Neighborhood and Built Environment

The community an individual lives in can have influential factors on his or her health. Healthy foods and quality housing should be available, and crime, violence and low environmental quality should be avoided to ensure a lower risk of negative health impact.

Access to Foods that Support Healthy Eating Patterns

Many individuals live in rural, low-income areas miles away from a supermarket. However, these locations may not be reported as food-deserts because small corner grocery stores — only selling packaged foods — are considered the same as larger grocery stores. It’s hard to eat health when you don’t have access to healthy foods.

Crime and Violence

Individuals can be exposed to violence in many ways: victimized directly, witness or hear about crime and violence in their area. Exposure to violence at a young age may been seen well into adulthood, with greater risk for behavioral problems, substance use and anxiety.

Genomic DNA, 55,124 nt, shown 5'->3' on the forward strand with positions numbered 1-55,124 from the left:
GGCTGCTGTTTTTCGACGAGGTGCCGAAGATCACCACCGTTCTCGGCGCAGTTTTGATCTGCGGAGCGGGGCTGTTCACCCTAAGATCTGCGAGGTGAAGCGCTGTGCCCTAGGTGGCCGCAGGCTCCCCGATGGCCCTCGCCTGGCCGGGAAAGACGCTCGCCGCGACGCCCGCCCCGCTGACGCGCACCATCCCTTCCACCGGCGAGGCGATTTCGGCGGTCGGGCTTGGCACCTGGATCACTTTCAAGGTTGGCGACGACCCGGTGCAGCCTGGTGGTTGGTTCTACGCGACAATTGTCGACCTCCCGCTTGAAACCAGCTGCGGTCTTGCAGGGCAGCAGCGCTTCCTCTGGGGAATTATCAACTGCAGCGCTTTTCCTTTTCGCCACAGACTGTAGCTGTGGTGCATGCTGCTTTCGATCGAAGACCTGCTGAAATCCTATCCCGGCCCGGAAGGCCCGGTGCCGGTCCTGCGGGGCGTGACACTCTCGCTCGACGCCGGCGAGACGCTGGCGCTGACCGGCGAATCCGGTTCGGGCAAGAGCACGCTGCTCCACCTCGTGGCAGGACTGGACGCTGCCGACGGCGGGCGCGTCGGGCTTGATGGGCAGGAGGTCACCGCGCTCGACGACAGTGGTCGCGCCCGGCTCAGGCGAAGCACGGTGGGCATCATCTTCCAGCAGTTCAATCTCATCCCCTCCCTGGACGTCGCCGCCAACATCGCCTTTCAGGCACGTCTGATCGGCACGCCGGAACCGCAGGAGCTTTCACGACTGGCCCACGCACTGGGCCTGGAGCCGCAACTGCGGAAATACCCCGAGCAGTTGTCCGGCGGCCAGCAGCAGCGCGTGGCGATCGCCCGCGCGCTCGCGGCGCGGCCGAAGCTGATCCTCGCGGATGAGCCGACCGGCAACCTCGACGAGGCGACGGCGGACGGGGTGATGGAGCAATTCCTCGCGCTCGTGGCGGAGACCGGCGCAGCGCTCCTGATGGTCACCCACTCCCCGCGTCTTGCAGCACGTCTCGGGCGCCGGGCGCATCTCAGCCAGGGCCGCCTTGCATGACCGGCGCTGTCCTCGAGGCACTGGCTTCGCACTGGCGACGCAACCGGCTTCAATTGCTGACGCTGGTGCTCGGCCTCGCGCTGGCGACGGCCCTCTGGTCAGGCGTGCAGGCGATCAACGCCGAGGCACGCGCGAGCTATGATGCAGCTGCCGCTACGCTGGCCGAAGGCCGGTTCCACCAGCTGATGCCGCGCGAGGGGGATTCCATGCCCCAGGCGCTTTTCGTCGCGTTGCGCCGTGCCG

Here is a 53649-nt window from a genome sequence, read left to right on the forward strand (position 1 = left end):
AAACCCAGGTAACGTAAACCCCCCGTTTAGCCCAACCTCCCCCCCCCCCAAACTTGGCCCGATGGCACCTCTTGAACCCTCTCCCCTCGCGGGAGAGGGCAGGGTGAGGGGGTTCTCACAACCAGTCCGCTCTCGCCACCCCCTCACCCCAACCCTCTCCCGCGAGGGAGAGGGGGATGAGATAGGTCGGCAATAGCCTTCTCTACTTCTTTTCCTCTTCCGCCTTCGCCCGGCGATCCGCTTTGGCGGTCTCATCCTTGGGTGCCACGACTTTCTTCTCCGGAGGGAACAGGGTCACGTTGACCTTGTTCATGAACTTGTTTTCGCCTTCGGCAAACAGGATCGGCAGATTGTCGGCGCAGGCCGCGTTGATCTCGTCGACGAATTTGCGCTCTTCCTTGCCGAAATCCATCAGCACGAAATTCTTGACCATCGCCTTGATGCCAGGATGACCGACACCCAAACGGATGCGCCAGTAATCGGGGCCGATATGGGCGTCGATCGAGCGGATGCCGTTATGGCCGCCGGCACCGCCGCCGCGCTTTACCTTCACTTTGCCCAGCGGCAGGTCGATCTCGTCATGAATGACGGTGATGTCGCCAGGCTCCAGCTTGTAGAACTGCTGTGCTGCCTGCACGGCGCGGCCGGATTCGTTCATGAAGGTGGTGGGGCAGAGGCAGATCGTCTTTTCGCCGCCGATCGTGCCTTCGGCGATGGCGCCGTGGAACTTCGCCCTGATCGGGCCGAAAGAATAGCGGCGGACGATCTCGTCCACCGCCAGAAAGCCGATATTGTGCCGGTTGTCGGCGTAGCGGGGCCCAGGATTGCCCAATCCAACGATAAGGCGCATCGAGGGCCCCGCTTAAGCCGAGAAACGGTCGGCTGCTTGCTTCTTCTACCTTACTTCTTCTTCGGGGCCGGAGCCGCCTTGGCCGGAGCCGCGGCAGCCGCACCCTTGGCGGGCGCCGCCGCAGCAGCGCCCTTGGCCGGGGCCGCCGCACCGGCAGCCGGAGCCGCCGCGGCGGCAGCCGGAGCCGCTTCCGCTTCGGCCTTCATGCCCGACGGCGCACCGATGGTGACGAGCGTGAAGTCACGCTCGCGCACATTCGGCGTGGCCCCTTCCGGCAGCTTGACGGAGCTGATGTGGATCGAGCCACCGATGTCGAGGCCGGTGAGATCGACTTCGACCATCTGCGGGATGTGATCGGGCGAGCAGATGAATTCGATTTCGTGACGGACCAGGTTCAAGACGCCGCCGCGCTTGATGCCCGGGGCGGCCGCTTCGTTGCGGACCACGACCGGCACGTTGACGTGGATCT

Environmental Conditions

Water and air quality in a location are highly connected to an individual’s health. Water systems must comply with the EPA’s rules to not expose entire populations to toxic levels of copper and lead. The impact of outdoor and indoor air quality can lead to higher risk of cardiovascular disease and death.

Quality of Housing

Our homes themselves can be harmful. Many houses in America have serious health and safety hazards. Substandard housing has negative health outcomes. Issues like pest infestation and lack of insulation can be detrimental.

To learn more, visit the CDC website.